But outside the grubby pettiness and envy of short-term politics, and the drab peculiarities of modern British economics, there is the wider question of what an MP - or, indeed, anybody - is worth. From one perspective, MPs are well-off, they get generous allowances plus a salary at least 50 per cent higher than the average. Yet, by international standards, their pay is pathetic. In Brussels the pay of our MEPs compared with the Germans causes a constant whine. And the list of professions or trades - the law, advertising, art dealing - in which smart, gifted people might expect to earn a lot more is long. On balance it is probably true that pay is one further reason, along with boredom, party censorship and fear of scandal, for the best and brightest not to go into politics.

On this basis the best that the MPs could have done for the country would have been to go for 100 per cent. This would have lifted them out of the petty percentages game and could have been presented as a strategic move - not even the nurses could seriously have tried to keep up with them. We might have choked a little on paying this particular lot more than pounds 60,000, but we could have consoled ourselves that it was, in absolute terms, cheap, and might in due course produce a more convincing, competent army of representatives.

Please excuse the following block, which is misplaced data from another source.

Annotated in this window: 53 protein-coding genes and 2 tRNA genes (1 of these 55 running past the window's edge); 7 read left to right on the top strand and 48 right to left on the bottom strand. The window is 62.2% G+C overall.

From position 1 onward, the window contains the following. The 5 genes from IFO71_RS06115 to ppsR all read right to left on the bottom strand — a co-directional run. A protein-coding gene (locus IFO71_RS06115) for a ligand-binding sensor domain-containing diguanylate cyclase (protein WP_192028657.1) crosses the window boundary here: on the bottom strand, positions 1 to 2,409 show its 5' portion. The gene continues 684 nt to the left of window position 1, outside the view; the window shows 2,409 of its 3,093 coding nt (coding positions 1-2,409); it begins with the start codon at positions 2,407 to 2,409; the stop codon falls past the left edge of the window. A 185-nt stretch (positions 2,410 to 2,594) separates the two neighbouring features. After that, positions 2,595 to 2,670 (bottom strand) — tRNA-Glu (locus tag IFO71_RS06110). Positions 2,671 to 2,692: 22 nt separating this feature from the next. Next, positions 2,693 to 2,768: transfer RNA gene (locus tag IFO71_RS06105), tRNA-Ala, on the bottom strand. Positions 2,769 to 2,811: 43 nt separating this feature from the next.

That, of course, is a purely pragmatic argument that does not directly address the deeper matter of what people and their work is worth. The problem here is that, although worth appears to be the absolute that underpins all the rhetoric of pay demands, in reality it is a concept that eludes definition.

We may, for example, feel emotionally that nurses are worth a lot because they care for the sick or that signalmen are worth more because they stop trains crashing into each other. Or we may feel rationally that businessmen are worth more because they create wealth. But all such arguments can be convincingly qualified - surely nursing is a vocation and wouldn't businessmen perform best if their workforce felt their pay was reasonably connected to their own? And, in either case, doesn't the market have the last word? We may have all the nurses we need but lack talented businessmen, so the money is lowered or raised accordingly.

But it is not quite enough to say that it is all relative and that's that. We seize on money - even in periods when its value changes rapidly - as an absolute. It gives us access to status and the rapidly proliferating list of available goods. It offers freedom, both from certain kinds of anxiety and from the sheer effort involved in not having enough. Politics these days is largely about money, and even the higher pursuits - art, the good life - are facilitated by it. Good opera requires a good sound system or the price of an expensive ticket and, even if the benign state subsidises your ticket, somebody, somewhere pays.